She sat with the painter and talked, studying his paintings, then his face. He was afraid. His closest friends and colleagues did not like this new work. Surely he was a failure. He had lost his touch and at the age of twenty-seven was facing the future as a has-been.

She was not ashamed for him because of his insecurity. It drew him to her heart, and even though his paintings looked less attractive, less fervid and startling than before, they possessed a singular, slow beauty; they showed his newfound capacity to weep. The gay colors were gone, replaced by sandy, stormy, murky ones; lagoon and wasteland colors nuanced with soft applications of pigment and occasional fluttery strokes that looked like small bands of one-winged birds. She saw him as a lame animal and held back tears. "I am a cripple too, so I cry for us," she resisted saying. "All of us human animals bruised by each other."

He, like the others, bared himself to her. Divorces, abortions, illegitimate pregnancies; suicidal mothers, alcoholic fathers, philandering mates; financial burdens, pressing professional jealousies, the sacrifices of security made in the name of Art: all these unasked-for stories, from detailed accounts of affairs with members of the same and opposite sex to angry confessions about lack of time, sales, and love, she remembered long after the telling and kept to herself. She did not want her life publicly dismembered and assumed that neither did these touching raconteurs. Scars and liberations demanded the continuation of the privacy in which they had been conceived.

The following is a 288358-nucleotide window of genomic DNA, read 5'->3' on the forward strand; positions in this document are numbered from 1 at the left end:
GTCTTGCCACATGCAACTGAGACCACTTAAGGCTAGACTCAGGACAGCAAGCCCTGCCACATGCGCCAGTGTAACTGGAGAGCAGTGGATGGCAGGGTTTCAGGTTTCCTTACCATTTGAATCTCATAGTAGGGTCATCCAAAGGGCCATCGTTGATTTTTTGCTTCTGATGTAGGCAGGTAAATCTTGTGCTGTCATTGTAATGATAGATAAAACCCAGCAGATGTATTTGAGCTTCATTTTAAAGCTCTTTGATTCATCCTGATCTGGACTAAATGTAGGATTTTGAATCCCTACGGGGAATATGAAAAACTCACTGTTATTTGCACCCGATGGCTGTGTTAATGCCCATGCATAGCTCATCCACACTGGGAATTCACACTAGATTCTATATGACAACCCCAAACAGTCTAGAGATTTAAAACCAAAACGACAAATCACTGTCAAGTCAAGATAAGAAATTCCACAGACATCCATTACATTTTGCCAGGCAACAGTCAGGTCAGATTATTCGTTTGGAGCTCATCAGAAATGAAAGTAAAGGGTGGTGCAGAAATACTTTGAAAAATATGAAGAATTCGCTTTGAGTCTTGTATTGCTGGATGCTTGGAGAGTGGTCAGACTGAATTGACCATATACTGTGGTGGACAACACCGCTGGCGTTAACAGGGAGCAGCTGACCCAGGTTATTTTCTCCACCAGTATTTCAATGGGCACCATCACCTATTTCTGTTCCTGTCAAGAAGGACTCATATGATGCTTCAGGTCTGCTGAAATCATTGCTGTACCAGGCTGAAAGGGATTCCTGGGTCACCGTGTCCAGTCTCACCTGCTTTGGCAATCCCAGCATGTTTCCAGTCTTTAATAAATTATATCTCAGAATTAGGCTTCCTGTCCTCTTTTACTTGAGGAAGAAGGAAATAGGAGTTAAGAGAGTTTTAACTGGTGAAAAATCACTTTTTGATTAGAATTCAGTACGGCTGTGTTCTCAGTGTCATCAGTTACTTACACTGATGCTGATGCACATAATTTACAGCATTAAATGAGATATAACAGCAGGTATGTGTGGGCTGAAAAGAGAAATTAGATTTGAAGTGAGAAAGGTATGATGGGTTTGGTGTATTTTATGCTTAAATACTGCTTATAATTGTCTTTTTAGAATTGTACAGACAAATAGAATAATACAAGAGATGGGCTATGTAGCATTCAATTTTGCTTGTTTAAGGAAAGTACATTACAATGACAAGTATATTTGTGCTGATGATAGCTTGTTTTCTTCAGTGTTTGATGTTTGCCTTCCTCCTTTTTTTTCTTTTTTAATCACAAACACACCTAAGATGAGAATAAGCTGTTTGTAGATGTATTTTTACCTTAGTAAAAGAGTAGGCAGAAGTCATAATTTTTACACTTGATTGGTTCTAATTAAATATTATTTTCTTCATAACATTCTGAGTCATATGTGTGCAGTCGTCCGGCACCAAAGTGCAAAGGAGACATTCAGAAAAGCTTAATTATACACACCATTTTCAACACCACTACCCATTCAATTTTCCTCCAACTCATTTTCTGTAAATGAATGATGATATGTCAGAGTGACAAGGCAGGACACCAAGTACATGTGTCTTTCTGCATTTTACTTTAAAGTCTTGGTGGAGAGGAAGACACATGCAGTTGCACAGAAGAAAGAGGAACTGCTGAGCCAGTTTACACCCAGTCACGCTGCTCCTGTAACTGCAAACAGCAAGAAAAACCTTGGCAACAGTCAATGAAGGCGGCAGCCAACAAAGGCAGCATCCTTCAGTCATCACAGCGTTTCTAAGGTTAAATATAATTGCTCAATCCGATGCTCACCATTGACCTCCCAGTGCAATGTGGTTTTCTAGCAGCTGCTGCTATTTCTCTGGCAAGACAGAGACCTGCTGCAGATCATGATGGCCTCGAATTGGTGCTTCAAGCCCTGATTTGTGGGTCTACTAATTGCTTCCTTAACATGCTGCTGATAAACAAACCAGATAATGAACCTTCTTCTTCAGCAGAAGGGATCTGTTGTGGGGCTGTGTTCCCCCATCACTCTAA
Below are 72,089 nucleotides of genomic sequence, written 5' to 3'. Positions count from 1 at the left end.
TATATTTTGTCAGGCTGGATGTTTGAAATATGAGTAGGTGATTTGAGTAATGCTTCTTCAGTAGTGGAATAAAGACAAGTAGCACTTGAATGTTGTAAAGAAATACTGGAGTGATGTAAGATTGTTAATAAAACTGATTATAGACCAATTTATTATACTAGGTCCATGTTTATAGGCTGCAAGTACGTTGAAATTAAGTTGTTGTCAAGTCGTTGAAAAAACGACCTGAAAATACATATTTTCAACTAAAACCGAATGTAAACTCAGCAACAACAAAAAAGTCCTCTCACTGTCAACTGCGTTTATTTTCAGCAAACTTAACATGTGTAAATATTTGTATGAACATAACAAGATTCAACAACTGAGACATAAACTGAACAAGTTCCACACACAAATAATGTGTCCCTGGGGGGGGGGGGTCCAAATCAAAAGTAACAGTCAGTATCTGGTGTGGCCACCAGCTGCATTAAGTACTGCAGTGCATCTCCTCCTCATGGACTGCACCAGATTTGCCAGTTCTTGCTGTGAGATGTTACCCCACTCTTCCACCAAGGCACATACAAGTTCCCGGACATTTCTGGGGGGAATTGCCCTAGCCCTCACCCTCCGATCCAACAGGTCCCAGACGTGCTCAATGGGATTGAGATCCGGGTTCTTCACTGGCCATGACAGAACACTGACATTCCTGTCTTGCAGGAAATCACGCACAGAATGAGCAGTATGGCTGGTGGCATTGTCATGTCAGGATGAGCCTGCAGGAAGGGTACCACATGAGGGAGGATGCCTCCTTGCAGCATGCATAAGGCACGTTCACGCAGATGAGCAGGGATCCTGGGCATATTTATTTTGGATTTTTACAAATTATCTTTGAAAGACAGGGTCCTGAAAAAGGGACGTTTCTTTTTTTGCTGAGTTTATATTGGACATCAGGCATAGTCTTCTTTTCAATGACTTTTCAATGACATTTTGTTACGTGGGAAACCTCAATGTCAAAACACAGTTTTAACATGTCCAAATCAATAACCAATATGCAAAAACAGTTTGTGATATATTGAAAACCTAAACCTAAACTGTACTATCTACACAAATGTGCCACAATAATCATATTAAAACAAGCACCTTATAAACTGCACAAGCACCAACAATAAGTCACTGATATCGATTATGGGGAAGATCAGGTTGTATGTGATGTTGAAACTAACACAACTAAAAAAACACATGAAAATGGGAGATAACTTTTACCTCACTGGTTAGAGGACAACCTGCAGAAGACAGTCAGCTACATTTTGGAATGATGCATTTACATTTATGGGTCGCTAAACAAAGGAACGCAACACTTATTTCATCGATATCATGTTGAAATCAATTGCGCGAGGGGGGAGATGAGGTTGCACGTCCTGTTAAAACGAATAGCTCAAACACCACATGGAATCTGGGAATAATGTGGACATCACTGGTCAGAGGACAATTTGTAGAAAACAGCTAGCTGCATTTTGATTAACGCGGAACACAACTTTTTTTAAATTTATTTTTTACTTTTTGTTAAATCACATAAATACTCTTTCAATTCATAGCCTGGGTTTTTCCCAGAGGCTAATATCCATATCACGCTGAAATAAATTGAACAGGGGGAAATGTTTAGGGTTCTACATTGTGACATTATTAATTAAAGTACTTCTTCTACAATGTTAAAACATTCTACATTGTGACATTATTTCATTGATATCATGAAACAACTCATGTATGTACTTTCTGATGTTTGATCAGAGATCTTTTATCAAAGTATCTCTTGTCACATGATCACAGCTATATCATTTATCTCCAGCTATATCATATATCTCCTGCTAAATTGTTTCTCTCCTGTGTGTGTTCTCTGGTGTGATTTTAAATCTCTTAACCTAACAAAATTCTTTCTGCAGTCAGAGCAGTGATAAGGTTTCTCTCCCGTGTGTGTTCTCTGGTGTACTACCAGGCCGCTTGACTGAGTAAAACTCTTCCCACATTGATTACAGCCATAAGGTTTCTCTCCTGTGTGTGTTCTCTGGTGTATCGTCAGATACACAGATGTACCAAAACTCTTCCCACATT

She questioned herself about the artists the same way she questioned herself about their art. How fragile was the ego? How strong the soul? How soon did she want to see them again? Was the memory enough?

The longing that drives Frueh's words and her speaking of them increases.

"The last stop today," she sighed to herself as she buzzed for entry to the studio of an artist she had never met. Her heart always beat hard before such meetings, and as she smelled her wrist, lavished with her favorite perfume, peppery, reminiscent of the spicy flowers and sweet silvery weeds she dreamed were in a fox's lair, a musky woman answered the door. Seven stories up they sat, teacups resting on their knees, looking as carefully at each other as they did at a wall of drawings. They were portraits, real and imagined, and hers was there. The two women stared at one another. They could not even ask what was happening.

The eyes of each portrait gazed from a flowered paradise where wind had damaged forests to deserts or water had rushed down mountain peaks to cover their life-infested feet. Garnet, crimson, carmine, rose: sometimes there seemed to be pools of blood curdling beneath the hot sun of this gifted woman's skies.